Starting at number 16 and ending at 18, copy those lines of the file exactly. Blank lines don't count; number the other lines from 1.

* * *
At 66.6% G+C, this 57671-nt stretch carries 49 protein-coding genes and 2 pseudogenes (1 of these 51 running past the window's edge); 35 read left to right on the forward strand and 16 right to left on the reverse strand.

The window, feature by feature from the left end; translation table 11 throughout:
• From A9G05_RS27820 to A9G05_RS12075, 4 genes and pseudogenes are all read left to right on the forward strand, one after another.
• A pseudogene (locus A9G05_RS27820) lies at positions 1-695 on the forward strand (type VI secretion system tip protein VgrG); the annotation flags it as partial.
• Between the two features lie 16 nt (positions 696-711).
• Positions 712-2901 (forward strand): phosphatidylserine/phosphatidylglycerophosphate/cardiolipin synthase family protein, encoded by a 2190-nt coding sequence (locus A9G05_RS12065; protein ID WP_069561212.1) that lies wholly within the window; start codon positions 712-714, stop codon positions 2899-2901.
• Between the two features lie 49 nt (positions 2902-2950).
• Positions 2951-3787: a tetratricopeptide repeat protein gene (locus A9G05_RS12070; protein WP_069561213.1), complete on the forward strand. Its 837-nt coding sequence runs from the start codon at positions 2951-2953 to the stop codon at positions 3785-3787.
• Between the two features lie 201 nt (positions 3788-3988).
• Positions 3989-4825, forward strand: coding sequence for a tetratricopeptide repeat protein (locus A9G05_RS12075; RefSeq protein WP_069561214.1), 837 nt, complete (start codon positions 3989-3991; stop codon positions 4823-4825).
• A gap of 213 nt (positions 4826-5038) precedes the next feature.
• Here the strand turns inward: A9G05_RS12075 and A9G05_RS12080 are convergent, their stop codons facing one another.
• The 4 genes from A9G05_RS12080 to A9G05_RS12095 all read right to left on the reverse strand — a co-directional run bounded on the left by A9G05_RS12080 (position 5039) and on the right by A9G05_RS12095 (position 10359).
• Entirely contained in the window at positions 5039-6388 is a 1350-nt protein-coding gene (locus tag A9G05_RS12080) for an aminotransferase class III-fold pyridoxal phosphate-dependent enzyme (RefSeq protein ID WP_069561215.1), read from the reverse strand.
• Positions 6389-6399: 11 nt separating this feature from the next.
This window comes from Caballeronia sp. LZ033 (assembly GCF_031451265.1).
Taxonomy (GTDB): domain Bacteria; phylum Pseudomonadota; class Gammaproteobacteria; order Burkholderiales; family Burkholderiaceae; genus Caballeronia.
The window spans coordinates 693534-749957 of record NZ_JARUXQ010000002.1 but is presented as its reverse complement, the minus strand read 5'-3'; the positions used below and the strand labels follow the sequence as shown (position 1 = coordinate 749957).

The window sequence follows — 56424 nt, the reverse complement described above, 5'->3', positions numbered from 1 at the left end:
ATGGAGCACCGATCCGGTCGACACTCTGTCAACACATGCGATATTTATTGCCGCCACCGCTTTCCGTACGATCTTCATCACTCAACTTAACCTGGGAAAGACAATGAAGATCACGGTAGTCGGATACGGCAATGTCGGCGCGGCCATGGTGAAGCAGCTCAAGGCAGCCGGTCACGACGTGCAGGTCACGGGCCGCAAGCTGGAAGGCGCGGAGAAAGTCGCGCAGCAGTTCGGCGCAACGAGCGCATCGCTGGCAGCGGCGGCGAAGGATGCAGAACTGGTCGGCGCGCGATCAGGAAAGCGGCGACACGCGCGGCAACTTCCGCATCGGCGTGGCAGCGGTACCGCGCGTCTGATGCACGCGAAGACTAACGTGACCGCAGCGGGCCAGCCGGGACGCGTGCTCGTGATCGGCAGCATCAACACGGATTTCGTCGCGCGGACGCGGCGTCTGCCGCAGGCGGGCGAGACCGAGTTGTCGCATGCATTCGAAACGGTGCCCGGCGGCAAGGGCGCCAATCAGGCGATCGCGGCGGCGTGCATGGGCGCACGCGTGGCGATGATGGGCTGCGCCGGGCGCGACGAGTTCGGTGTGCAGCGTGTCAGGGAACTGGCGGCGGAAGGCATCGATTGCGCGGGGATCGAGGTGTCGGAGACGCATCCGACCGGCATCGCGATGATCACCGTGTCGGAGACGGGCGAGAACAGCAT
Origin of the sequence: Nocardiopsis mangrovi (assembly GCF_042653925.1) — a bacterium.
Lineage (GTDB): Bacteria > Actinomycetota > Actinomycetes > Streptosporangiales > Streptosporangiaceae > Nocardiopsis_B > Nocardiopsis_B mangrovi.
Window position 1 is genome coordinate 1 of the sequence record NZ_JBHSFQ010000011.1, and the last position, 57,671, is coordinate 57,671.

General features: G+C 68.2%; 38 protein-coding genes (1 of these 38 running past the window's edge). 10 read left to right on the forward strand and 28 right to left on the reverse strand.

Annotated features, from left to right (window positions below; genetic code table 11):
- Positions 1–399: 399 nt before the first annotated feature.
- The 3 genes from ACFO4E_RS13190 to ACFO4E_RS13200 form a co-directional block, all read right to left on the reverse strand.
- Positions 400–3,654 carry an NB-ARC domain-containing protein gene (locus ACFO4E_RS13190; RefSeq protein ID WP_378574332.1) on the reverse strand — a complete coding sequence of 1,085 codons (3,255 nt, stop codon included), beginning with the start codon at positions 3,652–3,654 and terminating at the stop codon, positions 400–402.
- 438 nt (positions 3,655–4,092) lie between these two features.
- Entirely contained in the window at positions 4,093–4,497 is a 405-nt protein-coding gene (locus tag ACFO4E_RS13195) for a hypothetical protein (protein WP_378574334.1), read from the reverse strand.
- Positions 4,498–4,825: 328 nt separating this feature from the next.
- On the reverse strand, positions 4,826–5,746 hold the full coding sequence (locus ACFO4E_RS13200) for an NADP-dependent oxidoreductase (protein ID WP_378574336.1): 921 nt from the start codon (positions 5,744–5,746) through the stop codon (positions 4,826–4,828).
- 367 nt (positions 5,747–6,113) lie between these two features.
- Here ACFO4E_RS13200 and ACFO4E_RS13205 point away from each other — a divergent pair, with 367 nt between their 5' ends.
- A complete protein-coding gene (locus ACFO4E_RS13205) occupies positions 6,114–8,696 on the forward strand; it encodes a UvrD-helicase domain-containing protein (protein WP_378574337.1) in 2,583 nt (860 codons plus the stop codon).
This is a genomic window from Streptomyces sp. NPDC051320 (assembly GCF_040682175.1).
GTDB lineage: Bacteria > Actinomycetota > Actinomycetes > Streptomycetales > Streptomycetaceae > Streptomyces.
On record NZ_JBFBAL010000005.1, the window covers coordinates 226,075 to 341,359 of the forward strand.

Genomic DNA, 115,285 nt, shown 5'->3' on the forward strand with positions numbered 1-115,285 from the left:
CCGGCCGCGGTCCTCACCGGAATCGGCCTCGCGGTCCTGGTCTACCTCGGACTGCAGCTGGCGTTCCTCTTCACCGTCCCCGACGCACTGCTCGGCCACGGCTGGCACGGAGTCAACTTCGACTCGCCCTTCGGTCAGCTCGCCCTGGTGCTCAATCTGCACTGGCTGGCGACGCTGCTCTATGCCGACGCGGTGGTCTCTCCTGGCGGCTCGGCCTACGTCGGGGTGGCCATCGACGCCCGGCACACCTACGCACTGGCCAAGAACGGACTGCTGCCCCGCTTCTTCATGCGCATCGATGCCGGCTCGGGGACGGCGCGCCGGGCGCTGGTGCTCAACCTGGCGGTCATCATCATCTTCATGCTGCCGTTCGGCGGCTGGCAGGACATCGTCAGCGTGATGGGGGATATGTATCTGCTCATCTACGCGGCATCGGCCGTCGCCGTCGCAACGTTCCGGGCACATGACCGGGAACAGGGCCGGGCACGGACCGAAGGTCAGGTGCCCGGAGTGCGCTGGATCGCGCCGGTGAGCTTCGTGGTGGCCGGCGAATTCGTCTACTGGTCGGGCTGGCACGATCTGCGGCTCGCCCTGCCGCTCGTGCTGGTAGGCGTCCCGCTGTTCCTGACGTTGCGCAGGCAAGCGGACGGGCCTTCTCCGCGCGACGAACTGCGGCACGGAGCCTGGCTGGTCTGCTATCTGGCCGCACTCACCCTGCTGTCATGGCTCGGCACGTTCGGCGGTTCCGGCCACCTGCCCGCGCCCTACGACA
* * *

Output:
This window comes from Caballeronia sp. LZ033 (assembly GCF_031451265.1).
Taxonomy (GTDB): domain Bacteria; phylum Pseudomonadota; class Gammaproteobacteria; order Burkholderiales; family Burkholderiaceae; genus Caballeronia.
The window spans coordinates 693534-749957 of record NZ_JARUXQ010000002.1 but is presented as its reverse complement, the minus strand read 5'-3'; the positions used below and the strand labels follow the sequence as shown (position 1 = coordinate 749957).